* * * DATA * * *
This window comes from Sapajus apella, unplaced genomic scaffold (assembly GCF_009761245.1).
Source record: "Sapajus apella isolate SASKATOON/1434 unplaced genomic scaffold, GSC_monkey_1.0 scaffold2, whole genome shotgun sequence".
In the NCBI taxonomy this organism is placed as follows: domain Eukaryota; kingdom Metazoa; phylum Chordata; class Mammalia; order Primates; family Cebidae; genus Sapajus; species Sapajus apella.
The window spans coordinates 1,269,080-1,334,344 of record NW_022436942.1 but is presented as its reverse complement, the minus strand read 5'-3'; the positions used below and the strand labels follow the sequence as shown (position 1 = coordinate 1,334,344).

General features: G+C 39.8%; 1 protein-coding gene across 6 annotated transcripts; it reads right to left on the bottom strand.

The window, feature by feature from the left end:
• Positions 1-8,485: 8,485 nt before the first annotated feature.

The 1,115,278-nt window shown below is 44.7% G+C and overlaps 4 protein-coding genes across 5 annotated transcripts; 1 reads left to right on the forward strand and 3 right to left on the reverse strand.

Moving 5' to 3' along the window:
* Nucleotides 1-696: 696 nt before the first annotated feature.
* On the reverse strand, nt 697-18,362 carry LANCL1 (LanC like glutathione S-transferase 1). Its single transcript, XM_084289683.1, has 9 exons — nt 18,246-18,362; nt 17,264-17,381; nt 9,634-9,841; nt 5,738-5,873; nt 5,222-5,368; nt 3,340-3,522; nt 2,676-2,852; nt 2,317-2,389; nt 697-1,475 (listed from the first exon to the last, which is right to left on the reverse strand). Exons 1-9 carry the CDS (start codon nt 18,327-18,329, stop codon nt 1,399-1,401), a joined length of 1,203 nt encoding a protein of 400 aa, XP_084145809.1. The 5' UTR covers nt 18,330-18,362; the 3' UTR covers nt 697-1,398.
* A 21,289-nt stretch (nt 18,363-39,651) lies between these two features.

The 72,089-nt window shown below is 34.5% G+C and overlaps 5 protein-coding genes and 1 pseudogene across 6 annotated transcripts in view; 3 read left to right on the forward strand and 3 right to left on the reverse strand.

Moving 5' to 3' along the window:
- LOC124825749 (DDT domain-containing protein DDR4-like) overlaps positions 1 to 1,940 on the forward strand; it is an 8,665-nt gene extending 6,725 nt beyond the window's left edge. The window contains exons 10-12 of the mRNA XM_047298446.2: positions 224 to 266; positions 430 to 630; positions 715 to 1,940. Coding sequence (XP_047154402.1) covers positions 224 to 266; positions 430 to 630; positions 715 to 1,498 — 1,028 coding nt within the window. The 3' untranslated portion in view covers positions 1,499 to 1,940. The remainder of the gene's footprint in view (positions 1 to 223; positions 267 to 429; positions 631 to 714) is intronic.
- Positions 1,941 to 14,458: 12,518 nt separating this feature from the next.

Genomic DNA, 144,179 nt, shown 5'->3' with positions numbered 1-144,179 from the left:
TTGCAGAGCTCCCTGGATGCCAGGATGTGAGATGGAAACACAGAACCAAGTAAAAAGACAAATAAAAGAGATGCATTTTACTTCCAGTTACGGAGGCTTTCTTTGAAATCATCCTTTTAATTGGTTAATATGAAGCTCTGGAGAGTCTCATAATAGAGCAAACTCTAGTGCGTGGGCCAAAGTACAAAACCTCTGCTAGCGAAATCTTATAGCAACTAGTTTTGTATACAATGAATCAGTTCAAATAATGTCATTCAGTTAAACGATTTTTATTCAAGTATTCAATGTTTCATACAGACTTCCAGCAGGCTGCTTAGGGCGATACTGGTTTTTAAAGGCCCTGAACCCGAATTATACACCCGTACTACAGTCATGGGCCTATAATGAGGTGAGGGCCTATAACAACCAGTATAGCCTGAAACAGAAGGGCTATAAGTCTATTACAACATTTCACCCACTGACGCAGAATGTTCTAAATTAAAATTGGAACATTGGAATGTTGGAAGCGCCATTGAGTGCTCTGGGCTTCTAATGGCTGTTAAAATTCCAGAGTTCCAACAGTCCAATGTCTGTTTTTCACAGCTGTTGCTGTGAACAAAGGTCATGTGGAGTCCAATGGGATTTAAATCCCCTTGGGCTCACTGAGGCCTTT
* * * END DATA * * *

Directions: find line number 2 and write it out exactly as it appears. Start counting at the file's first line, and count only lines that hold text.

Source record: "Sapajus apella isolate SASKATOON/1434 unplaced genomic scaffold, GSC_monkey_1.0 scaffold2, whole genome shotgun sequence".